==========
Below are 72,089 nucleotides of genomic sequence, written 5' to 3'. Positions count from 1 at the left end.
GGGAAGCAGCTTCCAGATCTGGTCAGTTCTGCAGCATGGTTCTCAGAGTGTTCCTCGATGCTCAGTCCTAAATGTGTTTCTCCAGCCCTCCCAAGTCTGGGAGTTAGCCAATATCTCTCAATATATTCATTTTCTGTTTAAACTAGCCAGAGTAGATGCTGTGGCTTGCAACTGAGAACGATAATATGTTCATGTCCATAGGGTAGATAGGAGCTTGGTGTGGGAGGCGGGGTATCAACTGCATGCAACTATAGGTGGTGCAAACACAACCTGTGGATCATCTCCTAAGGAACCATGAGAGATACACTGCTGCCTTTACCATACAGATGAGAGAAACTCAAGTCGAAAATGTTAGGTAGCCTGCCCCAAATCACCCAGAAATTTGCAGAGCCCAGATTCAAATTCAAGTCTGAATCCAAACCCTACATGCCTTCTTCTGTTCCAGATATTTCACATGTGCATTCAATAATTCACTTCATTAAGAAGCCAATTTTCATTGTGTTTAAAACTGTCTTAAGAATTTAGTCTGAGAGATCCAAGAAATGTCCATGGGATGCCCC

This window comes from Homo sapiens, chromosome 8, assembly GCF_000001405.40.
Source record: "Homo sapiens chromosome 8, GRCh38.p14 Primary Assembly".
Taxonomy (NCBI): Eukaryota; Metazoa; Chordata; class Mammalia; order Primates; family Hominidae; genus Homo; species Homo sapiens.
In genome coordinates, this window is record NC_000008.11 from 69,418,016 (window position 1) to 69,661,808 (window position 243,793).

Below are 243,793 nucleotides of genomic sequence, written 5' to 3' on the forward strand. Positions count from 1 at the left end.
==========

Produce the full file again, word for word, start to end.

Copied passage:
Below are 72,089 nucleotides of genomic sequence, written 5' to 3'. Positions count from 1 at the left end.
GGGAAGCAGCTTCCAGATCTGGTCAGTTCTGCAGCATGGTTCTCAGAGTGTTCCTCGATGCTCAGTCCTAAATGTGTTTCTCCAGCCCTCCCAAGTCTGGGAGTTAGCCAATATCTCTCAATATATTCATTTTCTGTTTAAACTAGCCAGAGTAGATGCTGTGGCTTGCAACTGAGAACGATAATATGTTCATGTCCATAGGGTAGATAGGAGCTTGGTGTGGGAGGCGGGGTATCAACTGCATGCAACTATAGGTGGTGCAAACACAACCTGTGGATCATCTCCTAAGGAACCATGAGAGATACACTGCTGCCTTTACCATACAGATGAGAGAAACTCAAGTCGAAAATGTTAGGTAGCCTGCCCCAAATCACCCAGAAATTTGCAGAGCCCAGATTCAAATTCAAGTCTGAATCCAAACCCTACATGCCTTCTTCTGTTCCAGATATTTCACATGTGCATTCAATAATTCACTTCATTAAGAAGCCAATTTTCATTGTGTTTAAAACTGTCTTAAGAATTTAGTCTGAGAGATCCAAGAAATGTCCATGGGATGCCCC

This window comes from Homo sapiens, chromosome 8, assembly GCF_000001405.40.
Source record: "Homo sapiens chromosome 8, GRCh38.p14 Primary Assembly".
Taxonomy (NCBI): Eukaryota; Metazoa; Chordata; class Mammalia; order Primates; family Hominidae; genus Homo; species Homo sapiens.
In genome coordinates, this window is record NC_000008.11 from 69,418,016 (window position 1) to 69,661,808 (window position 243,793).

Below are 243,793 nucleotides of genomic sequence, written 5' to 3' on the forward strand. Positions count from 1 at the left end.